In South Africa, elections take place every five years. The most significant election occurred in 1994 as it set the precedent for South Africa’s democracy. Every domestic election, including this year’s, is associated with evolving fiscal policy, whether a continuation or a reform, which in turn has a direct impact on economic growth and investment. Over the past election years, South Africa has experienced notable issues including stagnant economic growth, record-breaking loadshedding, failing logistics infrastructure and high levels of unemployment (among others), which heighted uncertainty around elections. These issues were also present during non-election years, impacting South Africa’s confidence and the overall foreign direct investment vital for economic expansion. Consequently, this motivated more local voters to register for this year’s elections, with over 27 million South Africans registered to vote – compared to over 18 million in the early 2000s – as seen in the chart below.

Source: Electoral Committee of South Africa, May 2024

Key challenges to elections

  1. Asset class behaviour

Investors tend to place great importance on the outcome of elections as an indicator of future economic growth. However, the election outcomes are not the only important factor for asset classes. Asset classes are associated with numerous levels of risk, creating the potential to deliver positive or negative returns in various market conditions. Historically, asset class returns have continued on an upward trend over the longer term, regardless of election outcomes. An example of volatility during both election and non-election years is the performance of the S&P 500 between 1950 and 2024. The index has posted positive returns in both election and non-election years at 83.33% and 68.52% respectively. During the 2008 global financial crisis – a shock event influencing the direction of the trendline – the S&P fell 38.49%. Although the figure detracted during that period, the index still managed to deliver long-term returns over both election and non-election years.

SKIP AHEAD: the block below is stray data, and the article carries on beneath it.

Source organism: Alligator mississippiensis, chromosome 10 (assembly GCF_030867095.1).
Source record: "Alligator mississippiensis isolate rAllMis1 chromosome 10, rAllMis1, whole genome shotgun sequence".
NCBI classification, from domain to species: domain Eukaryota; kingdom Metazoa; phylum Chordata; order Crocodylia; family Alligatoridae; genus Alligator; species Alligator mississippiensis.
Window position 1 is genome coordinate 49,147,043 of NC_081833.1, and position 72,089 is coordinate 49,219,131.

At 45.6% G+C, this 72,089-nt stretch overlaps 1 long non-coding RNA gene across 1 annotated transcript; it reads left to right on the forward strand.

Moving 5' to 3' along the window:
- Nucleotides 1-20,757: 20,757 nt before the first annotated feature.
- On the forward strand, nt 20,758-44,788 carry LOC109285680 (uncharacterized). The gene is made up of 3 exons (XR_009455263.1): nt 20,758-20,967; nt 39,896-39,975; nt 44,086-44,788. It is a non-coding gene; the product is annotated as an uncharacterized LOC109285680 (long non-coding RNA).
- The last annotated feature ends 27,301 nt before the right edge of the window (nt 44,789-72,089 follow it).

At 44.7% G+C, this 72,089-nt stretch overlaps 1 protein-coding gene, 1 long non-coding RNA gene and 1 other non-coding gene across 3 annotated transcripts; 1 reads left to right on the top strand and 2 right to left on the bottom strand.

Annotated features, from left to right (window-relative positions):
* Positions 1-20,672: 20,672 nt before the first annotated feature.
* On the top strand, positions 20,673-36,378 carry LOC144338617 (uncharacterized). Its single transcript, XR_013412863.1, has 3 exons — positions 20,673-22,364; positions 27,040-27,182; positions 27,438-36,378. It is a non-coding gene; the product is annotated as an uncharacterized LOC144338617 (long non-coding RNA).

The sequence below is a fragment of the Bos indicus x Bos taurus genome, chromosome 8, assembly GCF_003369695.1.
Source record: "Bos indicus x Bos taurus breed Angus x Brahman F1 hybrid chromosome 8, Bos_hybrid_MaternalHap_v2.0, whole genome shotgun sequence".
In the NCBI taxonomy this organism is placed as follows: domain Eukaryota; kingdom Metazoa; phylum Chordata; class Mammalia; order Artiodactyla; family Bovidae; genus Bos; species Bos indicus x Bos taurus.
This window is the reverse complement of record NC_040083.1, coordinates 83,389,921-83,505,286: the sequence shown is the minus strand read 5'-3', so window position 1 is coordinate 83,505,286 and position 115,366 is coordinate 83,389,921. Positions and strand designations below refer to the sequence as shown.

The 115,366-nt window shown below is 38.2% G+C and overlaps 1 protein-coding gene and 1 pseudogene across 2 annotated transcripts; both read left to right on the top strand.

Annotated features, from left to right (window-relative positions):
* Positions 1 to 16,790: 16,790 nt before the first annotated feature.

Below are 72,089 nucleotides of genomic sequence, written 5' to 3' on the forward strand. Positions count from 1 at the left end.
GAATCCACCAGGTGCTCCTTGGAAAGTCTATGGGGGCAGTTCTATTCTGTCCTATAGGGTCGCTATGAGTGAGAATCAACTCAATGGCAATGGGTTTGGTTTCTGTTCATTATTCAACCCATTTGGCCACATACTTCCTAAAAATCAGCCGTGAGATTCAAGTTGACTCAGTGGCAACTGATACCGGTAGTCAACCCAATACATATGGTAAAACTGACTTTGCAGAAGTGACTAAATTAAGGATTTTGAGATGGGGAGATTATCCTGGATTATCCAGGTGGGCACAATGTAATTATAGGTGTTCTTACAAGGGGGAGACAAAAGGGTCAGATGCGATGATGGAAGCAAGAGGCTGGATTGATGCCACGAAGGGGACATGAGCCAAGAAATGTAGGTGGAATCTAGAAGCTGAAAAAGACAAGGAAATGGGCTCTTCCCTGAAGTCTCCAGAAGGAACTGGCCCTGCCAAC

S&P 500 price performance since 1950
  Election year performance All years’ performance Non-election year performance
Average 7.26% 8.86% 9.29%
Median 10.66% 11.59% 11.85%
Maximum 25.77% 45.02% 45.02%
Minimum -38.49% -38.49% -29.72%
Volatility 13.93% 16.55% 17.72%
Positive years 83.33% 72.22% 68.52%

Source: Beyond Wealth Advisers, 2024

To assess the short- and long-term volatility of domestic elections and political risks, we looked at the investment growth of R100 invested in global equities (MSCI World ZAR), domestic equities (FTSE/JSE All Share Index), bonds (FTSE JSE All Bond Index), property (FTSE/JSE Listed Property Index) and cash (SteFI composite) over a 22-year period, from 2002 to 2024. This takes into consideration multiple domestic election periods. From the chart, it is not evident where elections have taken place and impacted the longer-term performance of asset classes. While elections occurred in 2019, global markets took their lead from the Covid-19 pandemic rather than idiosyncratic presidential elections. According to Moneyweb, a study of past election cycles reveals that financial markets tend to experience heightened fluctuations during these periods. Economists and analysts forecast that markets will be volatile before the domestic elections, with the uncertainty decreasing after the results are announced.